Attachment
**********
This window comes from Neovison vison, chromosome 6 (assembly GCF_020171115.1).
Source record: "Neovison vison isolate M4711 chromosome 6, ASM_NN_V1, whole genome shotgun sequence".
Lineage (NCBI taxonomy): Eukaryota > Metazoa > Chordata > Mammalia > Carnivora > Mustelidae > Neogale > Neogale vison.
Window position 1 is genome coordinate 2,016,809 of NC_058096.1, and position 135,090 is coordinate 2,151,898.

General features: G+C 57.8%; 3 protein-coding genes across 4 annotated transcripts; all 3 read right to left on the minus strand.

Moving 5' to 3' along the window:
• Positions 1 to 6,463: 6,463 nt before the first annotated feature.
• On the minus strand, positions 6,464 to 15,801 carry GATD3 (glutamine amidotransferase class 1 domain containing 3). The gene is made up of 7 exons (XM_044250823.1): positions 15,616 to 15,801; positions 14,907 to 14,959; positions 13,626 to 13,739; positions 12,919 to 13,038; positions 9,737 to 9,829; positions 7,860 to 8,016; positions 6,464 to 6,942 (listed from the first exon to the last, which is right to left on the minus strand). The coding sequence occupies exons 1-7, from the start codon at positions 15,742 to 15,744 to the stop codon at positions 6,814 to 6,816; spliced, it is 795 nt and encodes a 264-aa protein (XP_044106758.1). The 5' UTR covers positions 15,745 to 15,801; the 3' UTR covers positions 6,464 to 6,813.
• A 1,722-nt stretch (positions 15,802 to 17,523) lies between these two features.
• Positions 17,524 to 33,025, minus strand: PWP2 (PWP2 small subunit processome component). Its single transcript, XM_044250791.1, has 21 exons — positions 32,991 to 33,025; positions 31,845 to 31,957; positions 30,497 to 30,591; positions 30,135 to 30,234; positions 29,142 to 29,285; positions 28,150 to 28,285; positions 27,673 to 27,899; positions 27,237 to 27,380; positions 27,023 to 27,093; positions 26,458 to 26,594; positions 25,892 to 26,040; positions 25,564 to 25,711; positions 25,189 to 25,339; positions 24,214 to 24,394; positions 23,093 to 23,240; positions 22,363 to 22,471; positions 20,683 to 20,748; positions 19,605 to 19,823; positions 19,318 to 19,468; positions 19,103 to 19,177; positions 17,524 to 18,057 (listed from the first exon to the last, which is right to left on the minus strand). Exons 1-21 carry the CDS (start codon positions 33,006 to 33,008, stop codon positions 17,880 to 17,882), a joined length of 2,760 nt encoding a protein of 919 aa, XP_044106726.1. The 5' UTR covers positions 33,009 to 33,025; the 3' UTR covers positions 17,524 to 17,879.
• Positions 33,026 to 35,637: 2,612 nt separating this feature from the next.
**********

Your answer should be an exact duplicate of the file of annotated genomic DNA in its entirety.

This window comes from Neovison vison, chromosome 6 (assembly GCF_020171115.1).
Source record: "Neovison vison isolate M4711 chromosome 6, ASM_NN_V1, whole genome shotgun sequence".
Lineage (NCBI taxonomy): Eukaryota > Metazoa > Chordata > Mammalia > Carnivora > Mustelidae > Neogale > Neogale vison.
Window position 1 is genome coordinate 2,016,809 of NC_058096.1, and position 135,090 is coordinate 2,151,898.

General features: G+C 57.8%; 3 protein-coding genes across 4 annotated transcripts; all 3 read right to left on the minus strand.

Moving 5' to 3' along the window:
• Positions 1 to 6,463: 6,463 nt before the first annotated feature.
• On the minus strand, positions 6,464 to 15,801 carry GATD3 (glutamine amidotransferase class 1 domain containing 3). The gene is made up of 7 exons (XM_044250823.1): positions 15,616 to 15,801; positions 14,907 to 14,959; positions 13,626 to 13,739; positions 12,919 to 13,038; positions 9,737 to 9,829; positions 7,860 to 8,016; positions 6,464 to 6,942 (listed from the first exon to the last, which is right to left on the minus strand). The coding sequence occupies exons 1-7, from the start codon at positions 15,742 to 15,744 to the stop codon at positions 6,814 to 6,816; spliced, it is 795 nt and encodes a 264-aa protein (XP_044106758.1). The 5' UTR covers positions 15,745 to 15,801; the 3' UTR covers positions 6,464 to 6,813.
• A 1,722-nt stretch (positions 15,802 to 17,523) lies between these two features.
• Positions 17,524 to 33,025, minus strand: PWP2 (PWP2 small subunit processome component). Its single transcript, XM_044250791.1, has 21 exons — positions 32,991 to 33,025; positions 31,845 to 31,957; positions 30,497 to 30,591; positions 30,135 to 30,234; positions 29,142 to 29,285; positions 28,150 to 28,285; positions 27,673 to 27,899; positions 27,237 to 27,380; positions 27,023 to 27,093; positions 26,458 to 26,594; positions 25,892 to 26,040; positions 25,564 to 25,711; positions 25,189 to 25,339; positions 24,214 to 24,394; positions 23,093 to 23,240; positions 22,363 to 22,471; positions 20,683 to 20,748; positions 19,605 to 19,823; positions 19,318 to 19,468; positions 19,103 to 19,177; positions 17,524 to 18,057 (listed from the first exon to the last, which is right to left on the minus strand). Exons 1-21 carry the CDS (start codon positions 33,006 to 33,008, stop codon positions 17,880 to 17,882), a joined length of 2,760 nt encoding a protein of 919 aa, XP_044106726.1. The 5' UTR covers positions 33,009 to 33,025; the 3' UTR covers positions 17,524 to 17,879.
• Positions 33,026 to 35,637: 2,612 nt separating this feature from the next.